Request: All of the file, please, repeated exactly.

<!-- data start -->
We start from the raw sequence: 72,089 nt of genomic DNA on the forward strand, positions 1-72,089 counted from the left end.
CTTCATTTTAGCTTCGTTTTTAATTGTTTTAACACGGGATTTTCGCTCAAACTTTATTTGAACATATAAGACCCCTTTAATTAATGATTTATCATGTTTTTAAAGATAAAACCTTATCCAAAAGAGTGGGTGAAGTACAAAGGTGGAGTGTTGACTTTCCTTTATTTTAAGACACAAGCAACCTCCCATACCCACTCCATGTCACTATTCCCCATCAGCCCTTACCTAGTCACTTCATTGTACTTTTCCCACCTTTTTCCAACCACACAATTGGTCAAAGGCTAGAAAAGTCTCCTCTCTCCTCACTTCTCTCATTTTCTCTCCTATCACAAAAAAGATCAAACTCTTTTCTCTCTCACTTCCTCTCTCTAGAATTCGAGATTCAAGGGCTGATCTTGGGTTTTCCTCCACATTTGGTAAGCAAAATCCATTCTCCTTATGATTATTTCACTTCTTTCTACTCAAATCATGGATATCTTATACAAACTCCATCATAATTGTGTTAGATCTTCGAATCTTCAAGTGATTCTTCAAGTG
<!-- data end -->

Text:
We start from the raw sequence: 72,089 nt of genomic DNA on the forward strand, positions 1-72,089 counted from the left end.
CTTCATTTTAGCTTCGTTTTTAATTGTTTTAACACGGGATTTTCGCTCAAACTTTATTTGAACATATAAGACCCCTTTAATTAATGATTTATCATGTTTTTAAAGATAAAACCTTATCCAAAAGAGTGGGTGAAGTACAAAGGTGGAGTGTTGACTTTCCTTTATTTTAAGACACAAGCAACCTCCCATACCCACTCCATGTCACTATTCCCCATCAGCCCTTACCTAGTCACTTCATTGTACTTTTCCCACCTTTTTCCAACCACACAATTGGTCAAAGGCTAGAAAAGTCTCCTCTCTCCTCACTTCTCTCATTTTCTCTCCTATCACAAAAAAGATCAAACTCTTTTCTCTCTCACTTCCTCTCTCTAGAATTCGAGATTCAAGGGCTGATCTTGGGTTTTCCTCCACATTTGGTAAGCAAAATCCATTCTCCTTATGATTATTTCACTTCTTTCTACTCAAATCATGGATATCTTATACAAACTCCATCATAATTGTGTTAGATCTTCGAATCTTCAAGTGATTCTTCAAGTG